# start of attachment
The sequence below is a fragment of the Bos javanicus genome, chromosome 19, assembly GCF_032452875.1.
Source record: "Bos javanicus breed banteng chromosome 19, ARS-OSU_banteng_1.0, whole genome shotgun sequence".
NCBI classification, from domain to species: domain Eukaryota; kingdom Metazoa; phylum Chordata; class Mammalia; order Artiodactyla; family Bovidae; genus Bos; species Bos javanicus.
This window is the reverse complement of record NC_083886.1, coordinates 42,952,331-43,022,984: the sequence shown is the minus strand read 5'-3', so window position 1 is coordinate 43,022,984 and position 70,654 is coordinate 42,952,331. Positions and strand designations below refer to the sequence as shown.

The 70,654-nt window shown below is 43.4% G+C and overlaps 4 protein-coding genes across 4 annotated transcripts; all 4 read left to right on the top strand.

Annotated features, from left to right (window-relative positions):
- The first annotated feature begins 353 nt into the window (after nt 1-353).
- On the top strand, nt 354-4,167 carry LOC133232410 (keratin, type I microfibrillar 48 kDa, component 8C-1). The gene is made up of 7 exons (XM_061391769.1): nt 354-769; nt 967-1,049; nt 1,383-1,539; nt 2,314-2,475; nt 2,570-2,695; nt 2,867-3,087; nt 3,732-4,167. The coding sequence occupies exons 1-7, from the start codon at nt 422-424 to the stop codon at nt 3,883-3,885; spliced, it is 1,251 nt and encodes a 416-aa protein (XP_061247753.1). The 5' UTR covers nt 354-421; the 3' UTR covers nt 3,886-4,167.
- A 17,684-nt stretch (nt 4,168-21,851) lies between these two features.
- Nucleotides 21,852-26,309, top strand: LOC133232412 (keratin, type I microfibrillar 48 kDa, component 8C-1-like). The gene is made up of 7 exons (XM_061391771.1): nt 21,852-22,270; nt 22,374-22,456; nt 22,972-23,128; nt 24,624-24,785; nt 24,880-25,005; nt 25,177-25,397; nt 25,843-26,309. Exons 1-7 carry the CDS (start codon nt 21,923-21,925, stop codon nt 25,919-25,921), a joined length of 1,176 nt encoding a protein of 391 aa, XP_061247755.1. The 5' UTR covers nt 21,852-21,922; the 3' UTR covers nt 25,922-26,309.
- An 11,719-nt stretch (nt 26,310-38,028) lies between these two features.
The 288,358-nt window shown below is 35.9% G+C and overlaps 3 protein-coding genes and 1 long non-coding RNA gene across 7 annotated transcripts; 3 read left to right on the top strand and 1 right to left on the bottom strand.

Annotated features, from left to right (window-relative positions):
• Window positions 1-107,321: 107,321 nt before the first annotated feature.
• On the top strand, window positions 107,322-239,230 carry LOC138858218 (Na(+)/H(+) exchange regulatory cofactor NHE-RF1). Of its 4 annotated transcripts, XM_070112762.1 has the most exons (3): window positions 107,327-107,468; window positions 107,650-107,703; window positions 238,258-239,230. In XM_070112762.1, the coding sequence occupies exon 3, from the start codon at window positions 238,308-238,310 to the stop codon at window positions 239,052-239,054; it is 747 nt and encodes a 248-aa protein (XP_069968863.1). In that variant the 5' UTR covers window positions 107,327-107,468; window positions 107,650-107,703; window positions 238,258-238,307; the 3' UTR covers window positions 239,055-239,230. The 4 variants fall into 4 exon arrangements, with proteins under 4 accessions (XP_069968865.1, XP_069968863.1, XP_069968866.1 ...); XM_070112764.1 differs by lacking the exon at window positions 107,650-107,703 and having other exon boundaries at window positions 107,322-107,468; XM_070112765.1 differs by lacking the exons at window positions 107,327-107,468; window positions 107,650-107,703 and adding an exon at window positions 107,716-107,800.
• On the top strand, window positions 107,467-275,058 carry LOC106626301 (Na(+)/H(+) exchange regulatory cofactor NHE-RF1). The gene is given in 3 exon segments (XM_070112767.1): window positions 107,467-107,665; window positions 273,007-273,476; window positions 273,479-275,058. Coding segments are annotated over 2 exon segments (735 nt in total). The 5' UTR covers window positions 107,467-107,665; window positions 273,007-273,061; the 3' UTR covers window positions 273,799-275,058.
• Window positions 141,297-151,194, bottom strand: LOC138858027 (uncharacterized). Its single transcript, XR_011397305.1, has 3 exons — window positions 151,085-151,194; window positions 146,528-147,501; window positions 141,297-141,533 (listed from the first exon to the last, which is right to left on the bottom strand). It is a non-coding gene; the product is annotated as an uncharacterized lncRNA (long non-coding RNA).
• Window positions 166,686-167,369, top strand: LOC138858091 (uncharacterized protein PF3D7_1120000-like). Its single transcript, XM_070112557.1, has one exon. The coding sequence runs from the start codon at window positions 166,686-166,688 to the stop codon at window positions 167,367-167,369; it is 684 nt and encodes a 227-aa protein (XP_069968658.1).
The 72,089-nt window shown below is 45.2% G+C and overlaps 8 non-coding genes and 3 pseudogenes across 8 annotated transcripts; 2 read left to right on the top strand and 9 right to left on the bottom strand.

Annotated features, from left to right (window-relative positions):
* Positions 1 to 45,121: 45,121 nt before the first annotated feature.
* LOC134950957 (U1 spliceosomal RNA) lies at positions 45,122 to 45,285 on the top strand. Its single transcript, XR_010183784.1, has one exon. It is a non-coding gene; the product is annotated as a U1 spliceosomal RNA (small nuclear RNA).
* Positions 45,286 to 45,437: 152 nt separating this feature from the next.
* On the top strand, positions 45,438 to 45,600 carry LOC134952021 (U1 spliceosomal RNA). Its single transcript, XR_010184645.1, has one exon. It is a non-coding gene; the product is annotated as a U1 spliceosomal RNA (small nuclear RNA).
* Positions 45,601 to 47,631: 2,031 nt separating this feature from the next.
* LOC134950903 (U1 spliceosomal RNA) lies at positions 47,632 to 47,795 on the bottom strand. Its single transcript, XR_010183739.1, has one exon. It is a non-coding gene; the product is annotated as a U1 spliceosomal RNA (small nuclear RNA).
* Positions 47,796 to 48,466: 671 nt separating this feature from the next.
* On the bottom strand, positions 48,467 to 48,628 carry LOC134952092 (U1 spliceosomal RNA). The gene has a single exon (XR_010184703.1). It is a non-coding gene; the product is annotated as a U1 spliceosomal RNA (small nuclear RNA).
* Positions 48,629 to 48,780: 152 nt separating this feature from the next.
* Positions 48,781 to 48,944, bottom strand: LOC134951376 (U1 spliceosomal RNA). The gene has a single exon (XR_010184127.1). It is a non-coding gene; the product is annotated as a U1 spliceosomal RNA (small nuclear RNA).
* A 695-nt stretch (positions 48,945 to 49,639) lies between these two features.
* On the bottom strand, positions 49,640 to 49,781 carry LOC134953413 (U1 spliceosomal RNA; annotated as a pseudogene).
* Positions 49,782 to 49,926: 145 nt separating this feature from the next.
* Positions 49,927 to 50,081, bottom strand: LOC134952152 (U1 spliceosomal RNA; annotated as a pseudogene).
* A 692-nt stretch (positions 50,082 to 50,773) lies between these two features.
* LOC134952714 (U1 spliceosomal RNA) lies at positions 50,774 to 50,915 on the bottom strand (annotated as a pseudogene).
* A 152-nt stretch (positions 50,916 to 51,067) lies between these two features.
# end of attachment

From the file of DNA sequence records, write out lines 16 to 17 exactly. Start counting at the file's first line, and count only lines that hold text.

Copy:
• On the top strand, window positions 107,467-275,058 carry LOC106626301 (Na(+)/H(+) exchange regulatory cofactor NHE-RF1). The gene is given in 3 exon segments (XM_070112767.1): window positions 107,467-107,665; window positions 273,007-273,476; window positions 273,479-275,058. Coding segments are annotated over 2 exon segments (735 nt in total). The 5' UTR covers window positions 107,467-107,665; window positions 273,007-273,061; the 3' UTR covers window positions 273,799-275,058.
• Window positions 141,297-151,194, bottom strand: LOC138858027 (uncharacterized). Its single transcript, XR_011397305.1, has 3 exons — window positions 151,085-151,194; window positions 146,528-147,501; window positions 141,297-141,533 (listed from the first exon to the last, which is right to left on the bottom strand). It is a non-coding gene; the product is annotated as an uncharacterized lncRNA (long non-coding RNA).